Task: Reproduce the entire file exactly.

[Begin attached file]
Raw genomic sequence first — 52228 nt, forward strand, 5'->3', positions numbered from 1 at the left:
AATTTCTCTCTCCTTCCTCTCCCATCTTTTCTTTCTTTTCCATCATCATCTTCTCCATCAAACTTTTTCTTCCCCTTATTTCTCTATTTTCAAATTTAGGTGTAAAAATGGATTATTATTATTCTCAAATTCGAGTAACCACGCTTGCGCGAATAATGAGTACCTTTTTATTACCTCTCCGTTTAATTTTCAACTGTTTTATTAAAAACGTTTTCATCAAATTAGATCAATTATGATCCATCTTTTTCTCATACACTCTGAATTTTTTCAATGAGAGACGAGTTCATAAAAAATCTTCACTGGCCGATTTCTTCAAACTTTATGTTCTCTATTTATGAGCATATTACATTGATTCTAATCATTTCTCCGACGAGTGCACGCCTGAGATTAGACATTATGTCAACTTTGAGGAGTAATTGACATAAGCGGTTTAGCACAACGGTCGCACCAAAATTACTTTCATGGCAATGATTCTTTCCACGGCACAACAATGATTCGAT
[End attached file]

Raw genomic sequence first — 52228 nt, forward strand, 5'->3', positions numbered from 1 at the left:
AATTTCTCTCTCCTTCCTCTCCCATCTTTTCTTTCTTTTCCATCATCATCTTCTCCATCAAACTTTTTCTTCCCCTTATTTCTCTATTTTCAAATTTAGGTGTAAAAATGGATTATTATTATTCTCAAATTCGAGTAACCACGCTTGCGCGAATAATGAGTACCTTTTTATTACCTCTCCGTTTAATTTTCAACTGTTTTATTAAAAACGTTTTCATCAAATTAGATCAATTATGATCCATCTTTTTCTCATACACTCTGAATTTTTTCAATGAGAGACGAGTTCATAAAAAATCTTCACTGGCCGATTTCTTCAAACTTTATGTTCTCTATTTATGAGCATATTACATTGATTCTAATCATTTCTCCGACGAGTGCACGCCTGAGATTAGACATTATGTCAACTTTGAGGAGTAATTGACATAAGCGGTTTAGCACAACGGTCGCACCAAAATTACTTTCATGGCAATGATTCTTTCCACGGCACAACAATGATTCGAT